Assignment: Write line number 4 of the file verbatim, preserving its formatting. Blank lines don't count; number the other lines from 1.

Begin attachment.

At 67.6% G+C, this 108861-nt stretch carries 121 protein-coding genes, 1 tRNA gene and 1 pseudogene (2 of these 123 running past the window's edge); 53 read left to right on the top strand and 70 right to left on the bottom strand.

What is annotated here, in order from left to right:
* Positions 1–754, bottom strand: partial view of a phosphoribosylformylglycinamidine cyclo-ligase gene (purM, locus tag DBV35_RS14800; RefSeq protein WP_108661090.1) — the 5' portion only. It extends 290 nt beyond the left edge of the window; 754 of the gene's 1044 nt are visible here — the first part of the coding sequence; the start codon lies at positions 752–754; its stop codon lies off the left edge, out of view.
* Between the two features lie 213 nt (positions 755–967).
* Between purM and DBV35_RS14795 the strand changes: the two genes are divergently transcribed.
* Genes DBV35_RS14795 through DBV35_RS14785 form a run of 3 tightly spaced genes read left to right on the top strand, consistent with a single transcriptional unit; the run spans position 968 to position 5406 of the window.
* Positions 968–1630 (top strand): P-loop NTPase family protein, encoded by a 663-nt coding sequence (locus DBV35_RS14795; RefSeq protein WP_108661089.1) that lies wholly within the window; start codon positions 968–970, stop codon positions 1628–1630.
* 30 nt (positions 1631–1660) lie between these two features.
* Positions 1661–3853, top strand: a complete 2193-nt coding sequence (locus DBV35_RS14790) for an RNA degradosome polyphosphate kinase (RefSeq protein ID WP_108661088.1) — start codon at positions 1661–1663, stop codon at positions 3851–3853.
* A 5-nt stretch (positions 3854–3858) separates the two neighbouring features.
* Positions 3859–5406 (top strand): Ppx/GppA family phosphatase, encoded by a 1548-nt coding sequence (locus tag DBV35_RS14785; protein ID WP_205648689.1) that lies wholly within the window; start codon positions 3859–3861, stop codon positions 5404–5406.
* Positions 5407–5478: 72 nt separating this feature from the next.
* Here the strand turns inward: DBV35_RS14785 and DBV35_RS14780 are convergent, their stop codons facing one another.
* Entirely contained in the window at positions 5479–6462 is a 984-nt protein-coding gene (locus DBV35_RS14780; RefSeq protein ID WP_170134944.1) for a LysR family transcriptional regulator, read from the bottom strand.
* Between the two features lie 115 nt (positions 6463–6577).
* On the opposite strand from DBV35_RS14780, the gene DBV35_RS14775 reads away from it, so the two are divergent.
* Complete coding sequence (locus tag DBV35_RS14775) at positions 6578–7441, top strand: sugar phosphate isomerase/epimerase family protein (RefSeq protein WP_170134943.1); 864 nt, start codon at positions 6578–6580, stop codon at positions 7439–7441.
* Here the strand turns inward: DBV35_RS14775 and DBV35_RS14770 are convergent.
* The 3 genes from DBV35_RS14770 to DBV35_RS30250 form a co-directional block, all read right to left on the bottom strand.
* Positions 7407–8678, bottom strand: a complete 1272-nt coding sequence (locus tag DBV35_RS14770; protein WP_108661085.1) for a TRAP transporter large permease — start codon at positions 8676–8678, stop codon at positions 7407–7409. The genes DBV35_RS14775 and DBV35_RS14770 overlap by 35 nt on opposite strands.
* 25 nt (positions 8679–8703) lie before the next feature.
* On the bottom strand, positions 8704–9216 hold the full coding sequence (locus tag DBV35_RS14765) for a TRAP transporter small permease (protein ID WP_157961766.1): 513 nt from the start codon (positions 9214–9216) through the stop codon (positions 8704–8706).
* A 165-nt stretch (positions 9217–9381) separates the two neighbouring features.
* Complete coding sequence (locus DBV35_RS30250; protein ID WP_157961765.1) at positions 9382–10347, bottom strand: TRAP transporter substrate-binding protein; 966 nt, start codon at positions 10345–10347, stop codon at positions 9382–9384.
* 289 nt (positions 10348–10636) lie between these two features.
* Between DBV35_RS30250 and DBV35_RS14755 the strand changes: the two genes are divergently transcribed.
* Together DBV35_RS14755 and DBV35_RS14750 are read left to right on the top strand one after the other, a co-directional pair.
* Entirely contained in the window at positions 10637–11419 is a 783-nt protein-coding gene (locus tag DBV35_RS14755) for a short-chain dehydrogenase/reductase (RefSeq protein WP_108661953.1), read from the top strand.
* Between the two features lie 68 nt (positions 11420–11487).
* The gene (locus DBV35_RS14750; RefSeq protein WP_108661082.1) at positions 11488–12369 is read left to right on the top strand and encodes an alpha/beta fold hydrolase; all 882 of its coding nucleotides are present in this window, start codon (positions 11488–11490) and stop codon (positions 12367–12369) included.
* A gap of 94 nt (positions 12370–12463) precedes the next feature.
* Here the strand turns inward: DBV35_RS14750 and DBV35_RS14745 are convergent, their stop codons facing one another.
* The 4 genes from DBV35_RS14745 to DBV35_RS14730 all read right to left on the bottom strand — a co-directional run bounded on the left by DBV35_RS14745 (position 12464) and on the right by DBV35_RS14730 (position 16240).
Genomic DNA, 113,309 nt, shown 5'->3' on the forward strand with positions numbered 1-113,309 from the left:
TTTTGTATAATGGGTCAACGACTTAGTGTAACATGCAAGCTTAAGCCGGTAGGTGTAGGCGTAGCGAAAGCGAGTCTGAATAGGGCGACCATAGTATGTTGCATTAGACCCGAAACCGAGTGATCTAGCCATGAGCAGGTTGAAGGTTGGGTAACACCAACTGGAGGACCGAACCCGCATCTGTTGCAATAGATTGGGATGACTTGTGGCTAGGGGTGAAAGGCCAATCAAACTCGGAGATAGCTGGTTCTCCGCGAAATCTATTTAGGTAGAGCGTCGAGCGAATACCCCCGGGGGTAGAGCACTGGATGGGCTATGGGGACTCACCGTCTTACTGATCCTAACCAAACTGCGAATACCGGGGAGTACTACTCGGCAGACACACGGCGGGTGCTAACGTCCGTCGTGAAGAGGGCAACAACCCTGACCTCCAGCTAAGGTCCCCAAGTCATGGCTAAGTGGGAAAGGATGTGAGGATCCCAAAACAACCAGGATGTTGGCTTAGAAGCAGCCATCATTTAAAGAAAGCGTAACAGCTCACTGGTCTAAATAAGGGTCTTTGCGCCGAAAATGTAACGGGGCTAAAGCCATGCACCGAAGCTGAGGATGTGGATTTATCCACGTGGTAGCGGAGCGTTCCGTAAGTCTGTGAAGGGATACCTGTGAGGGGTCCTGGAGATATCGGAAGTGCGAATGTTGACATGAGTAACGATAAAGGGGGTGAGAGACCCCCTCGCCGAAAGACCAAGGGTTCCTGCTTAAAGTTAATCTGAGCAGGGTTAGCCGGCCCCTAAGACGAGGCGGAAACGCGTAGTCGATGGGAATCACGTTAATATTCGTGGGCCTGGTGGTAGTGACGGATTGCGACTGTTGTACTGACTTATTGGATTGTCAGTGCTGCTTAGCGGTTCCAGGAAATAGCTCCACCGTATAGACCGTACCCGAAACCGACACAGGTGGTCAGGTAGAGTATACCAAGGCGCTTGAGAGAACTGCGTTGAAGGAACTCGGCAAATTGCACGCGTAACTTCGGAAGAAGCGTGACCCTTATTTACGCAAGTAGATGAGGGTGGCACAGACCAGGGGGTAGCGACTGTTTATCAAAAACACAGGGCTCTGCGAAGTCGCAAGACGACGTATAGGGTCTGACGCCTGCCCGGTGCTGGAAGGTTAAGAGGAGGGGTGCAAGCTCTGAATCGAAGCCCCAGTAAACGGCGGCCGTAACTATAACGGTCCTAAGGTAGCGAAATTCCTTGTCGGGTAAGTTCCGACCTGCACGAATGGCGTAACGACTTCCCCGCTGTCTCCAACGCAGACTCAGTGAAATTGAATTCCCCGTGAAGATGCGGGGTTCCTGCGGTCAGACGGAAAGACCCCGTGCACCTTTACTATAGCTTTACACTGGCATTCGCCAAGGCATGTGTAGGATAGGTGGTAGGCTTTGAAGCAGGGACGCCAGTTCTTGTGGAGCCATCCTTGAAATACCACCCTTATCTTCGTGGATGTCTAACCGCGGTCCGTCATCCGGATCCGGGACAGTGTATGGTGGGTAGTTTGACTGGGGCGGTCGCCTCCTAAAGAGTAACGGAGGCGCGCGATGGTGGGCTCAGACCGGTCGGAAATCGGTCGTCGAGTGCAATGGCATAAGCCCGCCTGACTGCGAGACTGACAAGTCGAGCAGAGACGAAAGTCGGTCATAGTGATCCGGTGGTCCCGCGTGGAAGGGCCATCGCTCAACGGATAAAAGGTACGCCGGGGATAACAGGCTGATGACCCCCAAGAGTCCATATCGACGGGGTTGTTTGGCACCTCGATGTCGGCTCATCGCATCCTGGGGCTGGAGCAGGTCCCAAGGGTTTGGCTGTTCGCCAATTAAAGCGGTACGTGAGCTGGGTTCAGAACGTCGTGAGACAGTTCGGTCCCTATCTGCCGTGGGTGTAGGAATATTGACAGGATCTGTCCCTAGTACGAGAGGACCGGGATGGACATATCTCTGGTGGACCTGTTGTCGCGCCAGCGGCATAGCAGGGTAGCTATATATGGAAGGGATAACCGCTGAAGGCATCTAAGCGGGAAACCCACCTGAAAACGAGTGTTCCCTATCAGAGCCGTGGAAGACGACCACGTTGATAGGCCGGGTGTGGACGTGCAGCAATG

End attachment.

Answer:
* Between the two features lie 213 nt (positions 755–967).